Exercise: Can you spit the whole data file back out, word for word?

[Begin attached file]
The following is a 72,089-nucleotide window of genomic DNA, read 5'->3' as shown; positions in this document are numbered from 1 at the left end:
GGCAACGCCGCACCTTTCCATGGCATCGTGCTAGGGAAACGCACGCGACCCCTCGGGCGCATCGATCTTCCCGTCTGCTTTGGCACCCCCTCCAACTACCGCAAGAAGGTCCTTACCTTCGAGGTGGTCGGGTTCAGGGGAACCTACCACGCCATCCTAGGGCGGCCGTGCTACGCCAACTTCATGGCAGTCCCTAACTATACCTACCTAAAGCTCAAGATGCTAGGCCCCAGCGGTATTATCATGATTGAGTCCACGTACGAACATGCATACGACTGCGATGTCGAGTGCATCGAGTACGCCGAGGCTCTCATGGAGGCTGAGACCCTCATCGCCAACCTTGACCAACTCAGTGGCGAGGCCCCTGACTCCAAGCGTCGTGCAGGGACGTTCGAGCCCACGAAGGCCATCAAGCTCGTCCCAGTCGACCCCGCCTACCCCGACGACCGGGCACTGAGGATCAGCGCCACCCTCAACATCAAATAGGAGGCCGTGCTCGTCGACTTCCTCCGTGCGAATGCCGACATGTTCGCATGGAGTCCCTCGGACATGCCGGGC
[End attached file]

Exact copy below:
The following is a 72,089-nucleotide window of genomic DNA, read 5'->3' as shown; positions in this document are numbered from 1 at the left end:
GGCAACGCCGCACCTTTCCATGGCATCGTGCTAGGGAAACGCACGCGACCCCTCGGGCGCATCGATCTTCCCGTCTGCTTTGGCACCCCCTCCAACTACCGCAAGAAGGTCCTTACCTTCGAGGTGGTCGGGTTCAGGGGAACCTACCACGCCATCCTAGGGCGGCCGTGCTACGCCAACTTCATGGCAGTCCCTAACTATACCTACCTAAAGCTCAAGATGCTAGGCCCCAGCGGTATTATCATGATTGAGTCCACGTACGAACATGCATACGACTGCGATGTCGAGTGCATCGAGTACGCCGAGGCTCTCATGGAGGCTGAGACCCTCATCGCCAACCTTGACCAACTCAGTGGCGAGGCCCCTGACTCCAAGCGTCGTGCAGGGACGTTCGAGCCCACGAAGGCCATCAAGCTCGTCCCAGTCGACCCCGCCTACCCCGACGACCGGGCACTGAGGATCAGCGCCACCCTCAACATCAAATAGGAGGCCGTGCTCGTCGACTTCCTCCGTGCGAATGCCGACATGTTCGCATGGAGTCCCTCGGACATGCCGGGC